Insurance reinstatement value

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    Insurance reinstatement value

    ,,,But i was wondering if anyone out here in the property world could shine some light on a query i have.

    I have been looking at flats with the idea to buy to rent, in the region of £60-80k. I've been to see about 10 and have taken a liking to 2 or 3.

    One thing I've noticed whilst studying the home reports the "Insurance reinstatement value" on the each of the three I think look by far the best, are about 50% higher than the other kind of dingy flats.

    I was wondering is this figure purely related to the home insurance payed? Is it a coincidence that the nicer property's I've viewed have had a higher "Insurance reinstatement value"?

    Can someone explain to me the significance of this "Insurance reinstatement value" number?

    Thanks

    #2
    The insurance reinstatement value is what it would cost to rebuild the property to its present specification. This would include any costs of demolition, site clearance and professional fees for drawing up plans and obtaining planning permission. Sometimes the insurance reinstatement value is greater than the market value and sometimes less because the value of the land is not taken into account and some properties will cost more to rebuild than others.

    Comment


      #3
      Hi thanks for the reply. I know the value represents the cost to rebuild the property exactly, i should of make that clear which i didn't,

      Was wondering if there was any other relevance or pattern to this number though? Like is this number used for calculating home insurance also ?

      thanks for the reply

      Comment


        #4
        The answer to 3 is in 2 so dispense with the idea of home insurance which really only refers to houses.

        In most cases the block is insured as a block so that the property is reinstated and ready to move into, and owners only insure their contents carpets flooring etc and allied risks associated with renting. The cost if insurance is in the service charge and normal enquiries before contract will provide you with the sum insured and risks covered.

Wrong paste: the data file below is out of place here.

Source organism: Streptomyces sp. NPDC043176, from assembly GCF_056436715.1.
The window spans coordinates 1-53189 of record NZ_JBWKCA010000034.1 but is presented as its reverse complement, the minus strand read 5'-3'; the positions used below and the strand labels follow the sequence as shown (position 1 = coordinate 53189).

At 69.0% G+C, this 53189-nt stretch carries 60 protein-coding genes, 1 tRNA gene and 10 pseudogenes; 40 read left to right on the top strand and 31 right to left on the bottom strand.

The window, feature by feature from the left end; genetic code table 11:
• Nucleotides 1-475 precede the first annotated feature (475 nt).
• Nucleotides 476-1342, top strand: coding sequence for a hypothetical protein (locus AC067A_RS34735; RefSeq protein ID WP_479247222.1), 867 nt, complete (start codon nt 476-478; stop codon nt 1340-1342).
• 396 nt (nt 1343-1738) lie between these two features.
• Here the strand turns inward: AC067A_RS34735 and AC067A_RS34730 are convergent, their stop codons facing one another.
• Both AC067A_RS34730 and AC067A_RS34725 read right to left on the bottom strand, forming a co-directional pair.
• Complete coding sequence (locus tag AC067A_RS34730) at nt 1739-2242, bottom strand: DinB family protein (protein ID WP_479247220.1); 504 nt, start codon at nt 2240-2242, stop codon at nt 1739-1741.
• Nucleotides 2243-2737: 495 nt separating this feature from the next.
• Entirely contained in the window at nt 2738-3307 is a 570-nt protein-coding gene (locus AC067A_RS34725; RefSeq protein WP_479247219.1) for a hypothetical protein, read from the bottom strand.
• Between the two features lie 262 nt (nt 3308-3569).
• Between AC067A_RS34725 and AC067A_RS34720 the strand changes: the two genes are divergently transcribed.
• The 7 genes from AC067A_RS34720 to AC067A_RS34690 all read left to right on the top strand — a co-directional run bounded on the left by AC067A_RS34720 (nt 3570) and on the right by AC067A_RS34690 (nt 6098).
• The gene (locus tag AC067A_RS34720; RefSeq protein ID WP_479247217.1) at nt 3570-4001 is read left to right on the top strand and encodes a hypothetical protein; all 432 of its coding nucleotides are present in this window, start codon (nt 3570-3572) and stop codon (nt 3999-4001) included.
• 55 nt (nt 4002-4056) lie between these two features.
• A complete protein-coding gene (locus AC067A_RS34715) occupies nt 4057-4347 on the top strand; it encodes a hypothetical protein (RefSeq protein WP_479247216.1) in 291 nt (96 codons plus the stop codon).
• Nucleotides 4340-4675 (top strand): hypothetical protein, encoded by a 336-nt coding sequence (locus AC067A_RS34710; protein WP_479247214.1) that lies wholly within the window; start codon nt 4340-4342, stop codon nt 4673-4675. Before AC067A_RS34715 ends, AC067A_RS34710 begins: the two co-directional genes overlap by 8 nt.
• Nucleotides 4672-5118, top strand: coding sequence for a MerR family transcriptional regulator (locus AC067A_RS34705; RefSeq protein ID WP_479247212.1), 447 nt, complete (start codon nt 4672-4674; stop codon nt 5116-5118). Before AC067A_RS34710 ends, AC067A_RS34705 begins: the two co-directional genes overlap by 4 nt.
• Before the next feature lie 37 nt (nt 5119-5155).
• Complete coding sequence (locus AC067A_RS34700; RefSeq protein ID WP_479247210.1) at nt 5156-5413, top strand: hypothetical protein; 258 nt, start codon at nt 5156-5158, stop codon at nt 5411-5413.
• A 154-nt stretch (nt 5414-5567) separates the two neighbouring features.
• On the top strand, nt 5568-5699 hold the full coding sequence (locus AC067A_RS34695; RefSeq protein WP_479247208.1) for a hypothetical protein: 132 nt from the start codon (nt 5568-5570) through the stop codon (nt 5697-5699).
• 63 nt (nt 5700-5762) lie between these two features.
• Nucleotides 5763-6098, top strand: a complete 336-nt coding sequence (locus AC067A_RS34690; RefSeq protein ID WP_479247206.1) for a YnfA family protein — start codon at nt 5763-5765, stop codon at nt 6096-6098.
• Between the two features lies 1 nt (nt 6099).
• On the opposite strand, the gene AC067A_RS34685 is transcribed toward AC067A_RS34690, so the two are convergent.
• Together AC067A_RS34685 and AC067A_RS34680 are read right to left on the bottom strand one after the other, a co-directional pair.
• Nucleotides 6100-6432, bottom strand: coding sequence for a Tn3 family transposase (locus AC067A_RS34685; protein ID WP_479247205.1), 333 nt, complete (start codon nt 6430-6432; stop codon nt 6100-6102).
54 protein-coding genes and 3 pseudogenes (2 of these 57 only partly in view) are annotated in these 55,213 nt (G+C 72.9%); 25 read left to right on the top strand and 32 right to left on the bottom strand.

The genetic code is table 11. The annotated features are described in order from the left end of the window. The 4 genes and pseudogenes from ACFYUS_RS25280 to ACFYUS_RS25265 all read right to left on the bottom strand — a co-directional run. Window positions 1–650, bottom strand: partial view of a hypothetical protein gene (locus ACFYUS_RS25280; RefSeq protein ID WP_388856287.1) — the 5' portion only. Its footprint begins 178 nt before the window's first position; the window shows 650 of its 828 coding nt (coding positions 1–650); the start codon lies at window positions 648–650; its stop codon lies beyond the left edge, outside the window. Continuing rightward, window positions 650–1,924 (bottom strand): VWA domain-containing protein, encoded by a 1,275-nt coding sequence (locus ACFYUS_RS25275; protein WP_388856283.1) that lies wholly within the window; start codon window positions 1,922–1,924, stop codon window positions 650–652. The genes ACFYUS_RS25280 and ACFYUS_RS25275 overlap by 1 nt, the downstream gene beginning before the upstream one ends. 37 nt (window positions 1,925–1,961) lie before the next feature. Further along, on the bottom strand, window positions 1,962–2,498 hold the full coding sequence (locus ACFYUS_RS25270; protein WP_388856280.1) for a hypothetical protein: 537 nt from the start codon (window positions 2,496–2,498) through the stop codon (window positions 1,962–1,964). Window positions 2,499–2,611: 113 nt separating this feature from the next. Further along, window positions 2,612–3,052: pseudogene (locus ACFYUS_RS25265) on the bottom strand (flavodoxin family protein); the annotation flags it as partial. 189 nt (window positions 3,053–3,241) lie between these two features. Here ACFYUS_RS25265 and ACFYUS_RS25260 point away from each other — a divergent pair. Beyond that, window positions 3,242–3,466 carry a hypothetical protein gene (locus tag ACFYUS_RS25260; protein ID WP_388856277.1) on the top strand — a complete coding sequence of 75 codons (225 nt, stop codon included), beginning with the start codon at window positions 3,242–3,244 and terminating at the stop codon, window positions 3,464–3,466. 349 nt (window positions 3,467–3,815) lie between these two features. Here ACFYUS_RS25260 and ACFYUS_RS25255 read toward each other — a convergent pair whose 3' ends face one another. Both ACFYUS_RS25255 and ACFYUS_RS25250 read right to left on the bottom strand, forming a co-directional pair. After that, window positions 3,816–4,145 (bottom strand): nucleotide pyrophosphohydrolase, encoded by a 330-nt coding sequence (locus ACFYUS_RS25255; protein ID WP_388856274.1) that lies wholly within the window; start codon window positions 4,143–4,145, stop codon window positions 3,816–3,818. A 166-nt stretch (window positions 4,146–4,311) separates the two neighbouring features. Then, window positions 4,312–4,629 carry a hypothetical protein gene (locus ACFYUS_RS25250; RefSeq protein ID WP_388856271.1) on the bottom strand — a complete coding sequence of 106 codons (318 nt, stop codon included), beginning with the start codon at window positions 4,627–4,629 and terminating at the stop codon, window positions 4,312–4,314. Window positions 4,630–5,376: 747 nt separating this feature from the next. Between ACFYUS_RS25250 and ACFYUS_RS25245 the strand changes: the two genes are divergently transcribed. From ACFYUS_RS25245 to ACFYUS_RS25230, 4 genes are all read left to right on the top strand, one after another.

Thats why it is important to get the lease straight away and work out who insures and for how much, as well as enquiries of the landlord or managing agent immediately and not 2/3 weeks or the end of the process.

        As to patterns #2 covers that two blocks with similar sized flats next to each other can be wildly different if one is a Victoria conversion with period features and a high spec of fitting out, and the other a bog standard entry level purpose built block.
        Based on the information posted, I offer my thoughts.Any action you then take is your liability. While commending individual effort, there is no substitute for a thorough review of documents and facts by paid for professional advisers.

        Comment


          #5
          Matthew_,

          Dingy flats may have poor managing agents looking after the block of flats and such agents may be failing to keep the building re-instatement cost figure up to date.

          Comment


            #6
            thanks for the input,

            So basically the higher the re-in statement value, the worse condition the building is in, and more likely to need maintenance work?

            Comment


              #7
              Originally posted by Matthew_ View Post
              thanks for the input,

              So basically the higher the re-in statement value, the worse condition the building is in, and more likely to need maintenance work?
              Er no. The Gordodn response is nonsensical. The poor agent he refers to has every interest in keeping the value as high as possible in order to increase insurance commissions. Gordon's one of the nutty brigade who froth at the mouth at the mention of less and anyone involved with them as lawyer freeholder or agent are all evil.

              Some of are.....but not all the time, as in now.


              The declared sum for insurance purposes is not about the current state of repair but the cost of replacement on a total loss and all the attendant costs fees and expenses. Repair only comes into it when an incident occurs and the insurer can show that state of repair contributed to the issue or they are not preapred to pay out in full as you failed to keep the property in repair.
              Based on the information posted, I offer my thoughts.Any action you then take is your liability. While commending individual effort, there is no substitute for a thorough review of documents and facts by paid for professional advisers.

              Comment


                #8
                The cost if insurance is in the service charge and normal enquiries before contract will provide you with the sum insured and risks covered.
                Cheers for the reply,

                You mean i can find out the insurance cost before i buy yeh? is it in the home report if not do you know where i could find it? thanks.

                Comment


                  #9
                  The survey report will indicate a value for the flat so if they say £100000, and there are 10 flats and you pay 10%of the premium for a declared value on the buildings policy of £1M, its about right. The latter is obtained not in that survey report but normall pre sale enquiries by your lawyer of the agent or freeholder
                  Based on the information posted, I offer my thoughts.Any action you then take is your liability. While commending individual effort, there is no substitute for a thorough review of documents and facts by paid for professional advisers.

                  Comment

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